The emergency department (ED) is often the first place a patient is seen before being transferred to the inpatient setting, and is an important part of any hospital inpatient stay. The September 2021 Association of Clinical Documentation Integrity Specialists (ACDIS) annual survey, conducted “to gain insight into the state of the industry,” included several questions about outpatient CDI. Regarding the emergency department setting, 16.47 percent of respondents said they reviewed emergency department services. Some of the noted reasons for the ED focus were patient status, medical necessity, and denials prevention.
An outpatient clinical documentation integrity (CDI) effort in the ED must begin with a thorough assessment to identify areas of opportunities, along with prioritization of program efforts. To be impactful in your efforts and utilize your resources effectively, it is important to think big, but start small.
Inpatient CDI programs often overlook documentation in the ED during concurrent record review. Gaps in documentation for admitted patients treated in the ED can result in medical necessity denials, short stay denials, inaccurate MS-DRG assignment, and negative impact on quality measures. A retrospective review of inpatient denial trends can reveal gaps in ED provider documentation contributing to denials. Short inpatient hospital stays, as one example, often result in denial of services. Performing a concurrent review of ED documentation and collaborating with the clinical areas of the ED, case management, and utilization review on next-level-of-care criteria can result in an increased accuracy of predicting patient status for the next level of care, reduced denials, and revenue leakage. Assessing admissions for accurate present-on-admission (POA) assignment for evolving conditions such as sepsis, pulmonary embolisms, DVTs, pressure ulcers, and catheter-associated infections can also have a big impact on quality reporting. POA is defined as conditions present at the time the order for inpatient admission occurs – conditions that develop during an outpatient encounter, including the ED, observation, and outpatient surgery, are all considered as present on admission.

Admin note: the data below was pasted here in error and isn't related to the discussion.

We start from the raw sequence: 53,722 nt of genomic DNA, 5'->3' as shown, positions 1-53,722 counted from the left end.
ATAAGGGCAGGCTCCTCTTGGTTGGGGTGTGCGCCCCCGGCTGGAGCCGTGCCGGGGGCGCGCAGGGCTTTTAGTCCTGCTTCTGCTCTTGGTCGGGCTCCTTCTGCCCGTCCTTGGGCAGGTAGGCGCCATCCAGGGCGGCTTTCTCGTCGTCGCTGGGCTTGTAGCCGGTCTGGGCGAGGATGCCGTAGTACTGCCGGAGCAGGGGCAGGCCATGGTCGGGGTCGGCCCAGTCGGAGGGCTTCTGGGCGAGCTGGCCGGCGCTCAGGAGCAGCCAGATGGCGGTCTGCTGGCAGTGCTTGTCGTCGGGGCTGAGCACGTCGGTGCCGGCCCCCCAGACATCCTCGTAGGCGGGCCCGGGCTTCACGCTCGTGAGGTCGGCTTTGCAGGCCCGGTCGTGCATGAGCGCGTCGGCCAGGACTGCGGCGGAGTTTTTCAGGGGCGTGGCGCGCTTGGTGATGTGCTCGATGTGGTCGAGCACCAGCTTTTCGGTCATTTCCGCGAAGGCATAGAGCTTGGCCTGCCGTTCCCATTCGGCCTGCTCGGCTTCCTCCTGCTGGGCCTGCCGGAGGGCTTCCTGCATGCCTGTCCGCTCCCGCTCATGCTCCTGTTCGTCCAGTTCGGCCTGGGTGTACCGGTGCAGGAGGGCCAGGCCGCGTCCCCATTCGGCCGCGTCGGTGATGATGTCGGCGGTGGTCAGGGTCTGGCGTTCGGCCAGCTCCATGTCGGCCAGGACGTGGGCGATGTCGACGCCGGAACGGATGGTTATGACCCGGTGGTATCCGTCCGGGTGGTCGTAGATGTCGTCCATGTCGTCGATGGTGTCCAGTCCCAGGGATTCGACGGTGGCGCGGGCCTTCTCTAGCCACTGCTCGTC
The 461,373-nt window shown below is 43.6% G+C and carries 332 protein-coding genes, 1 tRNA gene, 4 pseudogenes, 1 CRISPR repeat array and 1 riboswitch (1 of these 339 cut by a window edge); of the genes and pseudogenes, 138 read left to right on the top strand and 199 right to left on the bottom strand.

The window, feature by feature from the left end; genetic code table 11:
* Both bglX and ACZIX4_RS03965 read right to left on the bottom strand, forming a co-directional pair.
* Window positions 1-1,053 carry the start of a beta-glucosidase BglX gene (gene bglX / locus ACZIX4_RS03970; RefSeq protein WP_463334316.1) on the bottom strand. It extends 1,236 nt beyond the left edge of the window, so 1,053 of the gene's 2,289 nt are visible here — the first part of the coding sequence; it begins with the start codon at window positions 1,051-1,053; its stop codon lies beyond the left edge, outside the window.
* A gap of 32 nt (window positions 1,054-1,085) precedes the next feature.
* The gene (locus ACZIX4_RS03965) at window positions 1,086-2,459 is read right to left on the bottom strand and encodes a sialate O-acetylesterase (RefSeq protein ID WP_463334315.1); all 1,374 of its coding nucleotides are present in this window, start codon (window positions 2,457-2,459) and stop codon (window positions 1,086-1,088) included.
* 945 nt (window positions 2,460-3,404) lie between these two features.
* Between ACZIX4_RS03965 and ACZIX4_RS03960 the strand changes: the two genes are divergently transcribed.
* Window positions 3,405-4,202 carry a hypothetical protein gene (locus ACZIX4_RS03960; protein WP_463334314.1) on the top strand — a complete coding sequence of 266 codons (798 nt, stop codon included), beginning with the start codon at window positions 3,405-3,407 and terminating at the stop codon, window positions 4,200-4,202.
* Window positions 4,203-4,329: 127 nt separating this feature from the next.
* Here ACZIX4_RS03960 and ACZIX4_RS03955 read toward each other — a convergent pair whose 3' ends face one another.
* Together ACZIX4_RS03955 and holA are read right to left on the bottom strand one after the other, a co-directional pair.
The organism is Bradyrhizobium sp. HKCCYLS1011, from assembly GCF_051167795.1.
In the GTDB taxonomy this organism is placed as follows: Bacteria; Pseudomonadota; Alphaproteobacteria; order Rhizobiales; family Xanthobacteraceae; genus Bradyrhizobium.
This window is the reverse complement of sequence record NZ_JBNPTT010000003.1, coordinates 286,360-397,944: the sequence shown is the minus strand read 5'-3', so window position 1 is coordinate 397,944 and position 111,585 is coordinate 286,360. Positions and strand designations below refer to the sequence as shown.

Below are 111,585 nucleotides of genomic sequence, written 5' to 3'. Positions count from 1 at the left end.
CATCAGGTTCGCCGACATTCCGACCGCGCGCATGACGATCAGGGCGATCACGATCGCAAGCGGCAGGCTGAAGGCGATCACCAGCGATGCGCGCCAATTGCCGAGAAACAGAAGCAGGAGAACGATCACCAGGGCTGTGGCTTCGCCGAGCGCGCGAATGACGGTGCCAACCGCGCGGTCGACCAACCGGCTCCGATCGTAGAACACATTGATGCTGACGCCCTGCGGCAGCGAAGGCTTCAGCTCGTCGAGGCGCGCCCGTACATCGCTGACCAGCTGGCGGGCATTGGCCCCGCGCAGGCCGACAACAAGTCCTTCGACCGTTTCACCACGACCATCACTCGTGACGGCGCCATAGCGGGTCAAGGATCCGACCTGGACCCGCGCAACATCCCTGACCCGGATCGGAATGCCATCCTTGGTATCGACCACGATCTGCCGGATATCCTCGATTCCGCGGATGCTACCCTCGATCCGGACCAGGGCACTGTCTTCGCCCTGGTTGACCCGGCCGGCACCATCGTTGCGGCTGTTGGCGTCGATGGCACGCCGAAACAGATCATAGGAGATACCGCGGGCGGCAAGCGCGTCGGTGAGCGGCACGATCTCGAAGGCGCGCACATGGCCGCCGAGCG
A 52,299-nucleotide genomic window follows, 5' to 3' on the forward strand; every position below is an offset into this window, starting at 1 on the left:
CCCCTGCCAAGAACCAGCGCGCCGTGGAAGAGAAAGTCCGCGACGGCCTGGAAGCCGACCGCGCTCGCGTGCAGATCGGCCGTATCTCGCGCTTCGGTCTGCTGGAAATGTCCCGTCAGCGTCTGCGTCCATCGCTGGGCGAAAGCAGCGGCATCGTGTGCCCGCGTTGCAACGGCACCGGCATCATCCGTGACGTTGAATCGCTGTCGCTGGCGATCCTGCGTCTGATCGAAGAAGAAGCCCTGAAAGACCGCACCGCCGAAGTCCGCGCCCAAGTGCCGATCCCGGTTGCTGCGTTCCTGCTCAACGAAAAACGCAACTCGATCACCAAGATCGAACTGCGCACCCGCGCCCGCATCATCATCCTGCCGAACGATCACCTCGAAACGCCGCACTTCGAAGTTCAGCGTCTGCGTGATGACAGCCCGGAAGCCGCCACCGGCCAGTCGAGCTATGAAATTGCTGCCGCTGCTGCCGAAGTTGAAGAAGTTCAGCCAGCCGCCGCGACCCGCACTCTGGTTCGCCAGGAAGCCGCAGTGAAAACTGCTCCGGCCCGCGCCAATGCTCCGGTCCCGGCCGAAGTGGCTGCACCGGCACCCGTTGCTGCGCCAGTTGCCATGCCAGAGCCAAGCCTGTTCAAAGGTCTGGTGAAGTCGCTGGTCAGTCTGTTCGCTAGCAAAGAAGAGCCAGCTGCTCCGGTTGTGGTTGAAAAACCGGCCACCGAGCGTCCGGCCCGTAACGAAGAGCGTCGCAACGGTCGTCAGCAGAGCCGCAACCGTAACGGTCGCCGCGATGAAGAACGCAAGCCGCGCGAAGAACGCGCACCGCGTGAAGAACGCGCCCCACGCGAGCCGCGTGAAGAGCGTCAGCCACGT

For patients discharged from the ED, gaps in documentation can result in lost revenue and denied services. One area of focus for ED outpatient CDI to consider is the facility evaluation and maintenance (E&M) level of service. When assessing ED-discharged encounters, I strongly recommend an assessment of the criteria used for facility E&M level assignment. The facility E&M level of service should reflect the volume and intensity of resources utilized by the hospital to provide patient care in the ED.
When assessing ED-discharged encounters, I strongly recommend an assessment of the criteria used for facility E&M level assignment.
As part of your assessment on E&M facility level assignment, begin by researching the recommended criteria from the Centers for Medicare & Medicaid Services (CMS), the American College of Emergency Physicians (ACEP), and others to fully understand the intent of accurate assignment. Facility E&M assignment dates to the beginning of the Outpatient Prospective Payment System (OPPS) in 2000.
Next, analyze your facility E&M bell curve distribution against national E&M level distribution data. Once you have this information, interview parties involved to determine how your facility assigns E&M level of service, then conduct a record review to assess accuracy of assignment against your facility criteria to help determine if the criteria used is contributing to over- or under-payment for ED services.
Outpatient CDI in the emergency department, just like outpatient CDI overall, is unique to each healthcare organization. When measuring success of your efforts, it starts with the initial assessment and the steps taken to improve the opportunities identified. Think big, but start small! You can’t tackle everything at once, but you can start somewhere – and have a positive impact on documentation integrity in the ED.